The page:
Additionally, Arias is among several council members named in a Fresno County District Attorney’s investigation into Brown Act violations regarding a $4.3 million settlement with Frazier. Finally, cannabis investor Cliff Tutelian has filed a lawsuit against Arias. He accuses the councilman of attempting to coerce the developer into a “pay for play” scheme, demanding bribes, kickbacks, and special favors in exchange for permit approvals. Tutelian is a 20% owner in The Artist Tree location granted a permit in Karbassi’s District 2.
Arias’ and Soria’s office did not return the Fresno Flyer’s calls to their offices for comment.
As Fresno moves forward into the appeal process, Fresno can be sure that retail dispensaries are coming to the city. One major takeaway from this whole fiasco is that consumers can choose where to spend their money. The choice will undoubtedly determine what kind of an impact these businesses have on their communities. With each district receiving three dispensaries, prospective cannabis buyers have the power to choose to do business with the ones whose values and priorities align with theirs. By spending with locally owned and invested dispensaries, consumers are assured that their money will continue to be reinvested in the community. It will provide not just jobs but real growth, equity, and opportunity for all of Fresno.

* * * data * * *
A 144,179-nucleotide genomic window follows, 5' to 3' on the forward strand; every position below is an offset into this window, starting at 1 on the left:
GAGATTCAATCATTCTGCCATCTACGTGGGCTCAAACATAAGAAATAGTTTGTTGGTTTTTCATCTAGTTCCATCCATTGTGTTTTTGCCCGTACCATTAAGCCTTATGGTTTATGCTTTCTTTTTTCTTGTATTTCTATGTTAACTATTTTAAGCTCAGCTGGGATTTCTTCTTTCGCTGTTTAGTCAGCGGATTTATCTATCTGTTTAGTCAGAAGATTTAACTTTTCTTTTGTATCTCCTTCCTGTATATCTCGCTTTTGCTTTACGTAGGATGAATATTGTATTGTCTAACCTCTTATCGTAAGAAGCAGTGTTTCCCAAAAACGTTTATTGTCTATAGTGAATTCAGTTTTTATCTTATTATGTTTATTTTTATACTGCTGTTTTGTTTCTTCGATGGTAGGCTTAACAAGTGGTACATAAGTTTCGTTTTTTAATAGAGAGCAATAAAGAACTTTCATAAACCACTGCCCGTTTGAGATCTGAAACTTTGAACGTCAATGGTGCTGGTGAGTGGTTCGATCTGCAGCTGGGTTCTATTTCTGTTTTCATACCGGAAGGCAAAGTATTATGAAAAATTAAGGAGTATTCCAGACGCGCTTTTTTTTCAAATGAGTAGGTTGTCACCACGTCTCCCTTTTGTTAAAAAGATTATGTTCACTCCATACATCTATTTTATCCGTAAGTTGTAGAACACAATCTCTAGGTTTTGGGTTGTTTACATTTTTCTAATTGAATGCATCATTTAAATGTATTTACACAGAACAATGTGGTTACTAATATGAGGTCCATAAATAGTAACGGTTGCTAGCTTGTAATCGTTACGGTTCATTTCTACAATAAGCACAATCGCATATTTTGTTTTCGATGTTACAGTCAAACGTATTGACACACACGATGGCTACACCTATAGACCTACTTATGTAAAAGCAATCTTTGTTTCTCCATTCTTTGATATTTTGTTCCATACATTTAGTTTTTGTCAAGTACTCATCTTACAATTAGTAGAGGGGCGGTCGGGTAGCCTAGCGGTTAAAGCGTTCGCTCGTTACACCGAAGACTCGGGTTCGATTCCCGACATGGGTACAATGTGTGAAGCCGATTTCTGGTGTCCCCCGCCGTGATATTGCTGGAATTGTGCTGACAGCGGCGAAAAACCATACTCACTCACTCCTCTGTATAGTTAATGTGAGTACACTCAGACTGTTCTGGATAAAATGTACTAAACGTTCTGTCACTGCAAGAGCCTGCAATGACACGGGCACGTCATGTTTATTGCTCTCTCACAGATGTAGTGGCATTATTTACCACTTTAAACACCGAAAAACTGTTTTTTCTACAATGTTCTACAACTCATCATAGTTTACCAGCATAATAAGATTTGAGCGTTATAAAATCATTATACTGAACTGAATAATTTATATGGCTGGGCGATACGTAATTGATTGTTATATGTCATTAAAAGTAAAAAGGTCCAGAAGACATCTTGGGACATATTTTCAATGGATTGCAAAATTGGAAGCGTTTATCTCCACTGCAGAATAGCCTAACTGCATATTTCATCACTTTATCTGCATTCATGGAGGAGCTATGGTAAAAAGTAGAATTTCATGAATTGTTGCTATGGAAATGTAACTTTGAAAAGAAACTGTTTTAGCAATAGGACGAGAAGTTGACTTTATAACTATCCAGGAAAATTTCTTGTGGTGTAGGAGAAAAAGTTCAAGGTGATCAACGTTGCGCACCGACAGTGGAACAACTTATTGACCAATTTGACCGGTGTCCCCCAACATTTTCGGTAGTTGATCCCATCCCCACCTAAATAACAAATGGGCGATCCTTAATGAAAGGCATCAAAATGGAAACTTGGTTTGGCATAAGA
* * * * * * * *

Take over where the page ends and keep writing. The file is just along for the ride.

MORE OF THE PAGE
The City set a public hearing date for the five pending cannabis permit appeals for October 27th. The public may attend and express their opinions about the appeals during the hearing.
For more details, including how and where to attend, as well as all public information about the other approved cannabis businesses, visit the Fresno City Office of Cannabis Oversight’s website.